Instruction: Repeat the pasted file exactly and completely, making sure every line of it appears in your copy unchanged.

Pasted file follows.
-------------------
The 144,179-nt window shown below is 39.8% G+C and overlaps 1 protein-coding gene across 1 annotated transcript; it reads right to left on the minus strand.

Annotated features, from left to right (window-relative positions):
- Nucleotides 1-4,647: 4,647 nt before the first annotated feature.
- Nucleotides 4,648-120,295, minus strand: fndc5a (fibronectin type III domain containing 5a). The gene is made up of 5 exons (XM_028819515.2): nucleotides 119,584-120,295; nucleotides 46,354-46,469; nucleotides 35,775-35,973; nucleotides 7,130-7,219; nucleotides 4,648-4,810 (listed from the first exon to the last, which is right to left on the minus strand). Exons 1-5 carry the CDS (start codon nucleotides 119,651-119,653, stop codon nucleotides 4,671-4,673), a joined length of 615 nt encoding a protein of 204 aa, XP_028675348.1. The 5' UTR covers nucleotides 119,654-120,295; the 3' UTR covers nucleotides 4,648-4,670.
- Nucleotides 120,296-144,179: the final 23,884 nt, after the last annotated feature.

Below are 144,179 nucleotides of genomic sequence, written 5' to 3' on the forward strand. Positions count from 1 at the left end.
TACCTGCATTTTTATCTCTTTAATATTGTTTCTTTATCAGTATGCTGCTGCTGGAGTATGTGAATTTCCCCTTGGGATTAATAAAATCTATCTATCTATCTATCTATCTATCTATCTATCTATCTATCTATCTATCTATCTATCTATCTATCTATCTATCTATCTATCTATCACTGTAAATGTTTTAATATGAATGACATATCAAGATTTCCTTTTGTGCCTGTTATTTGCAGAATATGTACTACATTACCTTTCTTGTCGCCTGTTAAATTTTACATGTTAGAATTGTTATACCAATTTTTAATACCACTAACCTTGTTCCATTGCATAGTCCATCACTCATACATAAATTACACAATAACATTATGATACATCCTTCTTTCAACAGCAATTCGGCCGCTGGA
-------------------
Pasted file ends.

The 144,179-nt window shown below is 39.8% G+C and overlaps 1 protein-coding gene across 1 annotated transcript; it reads right to left on the minus strand.

Annotated features, from left to right (window-relative positions):
- Nucleotides 1-4,647: 4,647 nt before the first annotated feature.
- Nucleotides 4,648-120,295, minus strand: fndc5a (fibronectin type III domain containing 5a). The gene is made up of 5 exons (XM_028819515.2): nucleotides 119,584-120,295; nucleotides 46,354-46,469; nucleotides 35,775-35,973; nucleotides 7,130-7,219; nucleotides 4,648-4,810 (listed from the first exon to the last, which is right to left on the minus strand). Exons 1-5 carry the CDS (start codon nucleotides 119,651-119,653, stop codon nucleotides 4,671-4,673), a joined length of 615 nt encoding a protein of 204 aa, XP_028675348.1. The 5' UTR covers nucleotides 119,654-120,295; the 3' UTR covers nucleotides 4,648-4,670.
- Nucleotides 120,296-144,179: the final 23,884 nt, after the last annotated feature.

Below are 144,179 nucleotides of genomic sequence, written 5' to 3' on the forward strand. Positions count from 1 at the left end.
TACCTGCATTTTTATCTCTTTAATATTGTTTCTTTATCAGTATGCTGCTGCTGGAGTATGTGAATTTCCCCTTGGGATTAATAAAATCTATCTATCTATCTATCTATCTATCTATCTATCTATCTATCTATCTATCTATCTATCTATCTATCTATCTATCTATCTATCTATCACTGTAAATGTTTTAATATGAATGACATATCAAGATTTCCTTTTGTGCCTGTTATTTGCAGAATATGTACTACATTACCTTTCTTGTCGCCTGTTAAATTTTACATGTTAGAATTGTTATACCAATTTTTAATACCACTAACCTTGTTCCATTGCATAGTCCATCACTCATACATAAATTACACAATAACATTATGATACATCCTTCTTTCAACAGCAATTCGGCCGCTGGA